Antitrust Oversight of Affected Markets Necessary to Prevent Anticompetitive Conduct
Testifying today before the House Commerce Committee's Subcommittee on Energy and Power regarding recent nationwide oil price fluctuations, Richard Parker*, Director of the Federal Trade Commission's Bureau of Competition, stressed the need for federal and state coordination in responding to such increases, and said that "continued antitrust oversight of the affected markets is necessary to ensure that the current situation is not exacerbated through anticompetitive conduct" within the industry.
Citing the FTC's extensive experience in the area of antitrust regulation concerning the United States' oil and gas industries, Parker said that while other factors such as production decreases and the particularly cold January in the Northeast likely contributed to increased demands for petroleum products, "there are a number of potential [anticompetitive] activities that if left unchecked could contribute to an increase in prices."
"The potential is always present for producers, refiners, or distributors to take advantage of sudden market imbalances to engage in anticompetitive conduct in the hope that their illegal activities will be lost in all the noise," he said. Examples of behavior that could potentially violate federal laws include price fixing, tying or agreements between companies on supply reductions. "For example," Parker said, "if producers take advantage of market-determined events to overtly or tacitly collude on price increases or output reductions, the enforcement agencies should aggressively intervene."
He stressed, however, that while "a closer look is warranted where there is evidence of tacit collusion," it is crucial to separate anticompetitive conduct from market-driven outcomes "so as not to chill competitive conduct." That is, large price increases are not themselves inconsistent with competitive behavior, and may in fact merely be a competitive reaction to large cost increases. "Without evidence of concerted activity or exclusionary monopoly conduct," Parker said, "there can be no antitrust violation."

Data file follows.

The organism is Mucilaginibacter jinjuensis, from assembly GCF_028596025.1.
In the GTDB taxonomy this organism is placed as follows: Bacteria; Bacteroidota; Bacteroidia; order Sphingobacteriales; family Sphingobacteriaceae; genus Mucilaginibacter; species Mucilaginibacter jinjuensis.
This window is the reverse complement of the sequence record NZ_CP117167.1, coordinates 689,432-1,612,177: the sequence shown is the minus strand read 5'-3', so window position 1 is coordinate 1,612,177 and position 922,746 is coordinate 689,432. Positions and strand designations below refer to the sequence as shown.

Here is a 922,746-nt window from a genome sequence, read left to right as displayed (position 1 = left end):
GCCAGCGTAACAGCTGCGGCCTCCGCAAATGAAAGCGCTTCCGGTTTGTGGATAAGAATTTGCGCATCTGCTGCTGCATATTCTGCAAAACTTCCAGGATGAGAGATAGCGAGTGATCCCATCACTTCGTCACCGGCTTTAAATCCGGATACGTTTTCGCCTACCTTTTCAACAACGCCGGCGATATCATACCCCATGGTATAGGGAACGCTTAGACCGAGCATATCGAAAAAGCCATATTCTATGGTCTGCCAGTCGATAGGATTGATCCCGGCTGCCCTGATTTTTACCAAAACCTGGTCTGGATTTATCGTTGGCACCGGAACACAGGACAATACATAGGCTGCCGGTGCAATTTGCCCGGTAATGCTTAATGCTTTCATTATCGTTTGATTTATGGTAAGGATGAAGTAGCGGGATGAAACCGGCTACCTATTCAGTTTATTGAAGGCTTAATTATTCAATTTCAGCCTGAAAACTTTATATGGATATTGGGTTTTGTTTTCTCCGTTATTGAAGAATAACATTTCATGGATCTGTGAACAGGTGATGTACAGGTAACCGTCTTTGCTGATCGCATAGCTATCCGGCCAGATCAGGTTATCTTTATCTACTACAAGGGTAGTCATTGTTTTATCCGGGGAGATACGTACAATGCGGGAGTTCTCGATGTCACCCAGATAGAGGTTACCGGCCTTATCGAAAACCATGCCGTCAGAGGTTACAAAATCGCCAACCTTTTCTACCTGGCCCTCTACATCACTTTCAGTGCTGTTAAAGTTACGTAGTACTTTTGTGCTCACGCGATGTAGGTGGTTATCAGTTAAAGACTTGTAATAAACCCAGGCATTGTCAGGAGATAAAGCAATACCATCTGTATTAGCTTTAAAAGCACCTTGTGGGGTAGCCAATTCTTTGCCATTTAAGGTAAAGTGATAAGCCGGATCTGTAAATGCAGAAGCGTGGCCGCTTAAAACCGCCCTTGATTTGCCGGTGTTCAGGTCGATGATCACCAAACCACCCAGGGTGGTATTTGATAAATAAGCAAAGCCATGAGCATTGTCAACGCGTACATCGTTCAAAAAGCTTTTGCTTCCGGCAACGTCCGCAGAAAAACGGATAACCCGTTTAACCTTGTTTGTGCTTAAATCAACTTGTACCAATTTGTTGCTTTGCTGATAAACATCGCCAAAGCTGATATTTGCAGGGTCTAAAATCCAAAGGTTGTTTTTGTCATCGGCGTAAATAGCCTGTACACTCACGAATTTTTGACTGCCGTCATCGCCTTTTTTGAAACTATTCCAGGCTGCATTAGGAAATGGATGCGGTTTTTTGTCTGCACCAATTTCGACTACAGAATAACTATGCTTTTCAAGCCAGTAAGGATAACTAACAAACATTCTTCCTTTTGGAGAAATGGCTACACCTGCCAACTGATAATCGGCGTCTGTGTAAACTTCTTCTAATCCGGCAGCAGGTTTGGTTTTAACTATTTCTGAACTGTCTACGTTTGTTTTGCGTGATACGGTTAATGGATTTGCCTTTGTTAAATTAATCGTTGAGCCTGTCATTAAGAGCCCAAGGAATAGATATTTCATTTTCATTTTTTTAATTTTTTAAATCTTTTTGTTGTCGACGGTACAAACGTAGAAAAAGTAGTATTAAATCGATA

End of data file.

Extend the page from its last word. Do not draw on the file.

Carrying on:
In concluding his remarks, Parker specifically referred to an investigation by the Attorneys General of the U.S.'s northeastern states -- in which the FTC is assisting -- into increased regional prices for heating oil and diesel fuel. This investigation, he said, "should enable use to determine if the reasons for recent increases in the price of heating oil warrant enforcement action."
"The American public needs to know what forces are at work in this vital sector of the economy," he stressed. "Higher prices for products that are critical to our citizens' quality of life and for the efficient functioning of the national economy are a matter of serious concern. Where conduct that violates the antitrust laws is implicated in the higher prices, enforcement action must be taken."
The Commission vote to approve the testimony and submit a prepared copy for the record was 4-0, with Commissioner Thomas B. Leary recused.
NOTE: The testimony mentioned in this release, along with the release itself, is available from the FTC's web site at http://www.ftc.gov and also from the FTC's Consumer Response Center, Room 130, 600 Pennsylvania Avenue, N.W., Washington, D.C. 20580; 877-FTC-HELP (877-382-4357); TDD for the hearing impaired 1-866-653-4261. To find out the latest news as it is announced, call the FTC NewsPhone recording at 202-326-2710.
*The information in this release, as well as that in Richard Parker's prepared statement represent the views of the Federal Trade Commission. His oral presentation before the Subcommittee and response to questions are his own, and do not necessarily represent the views of the Commission or any individual Commissioner.
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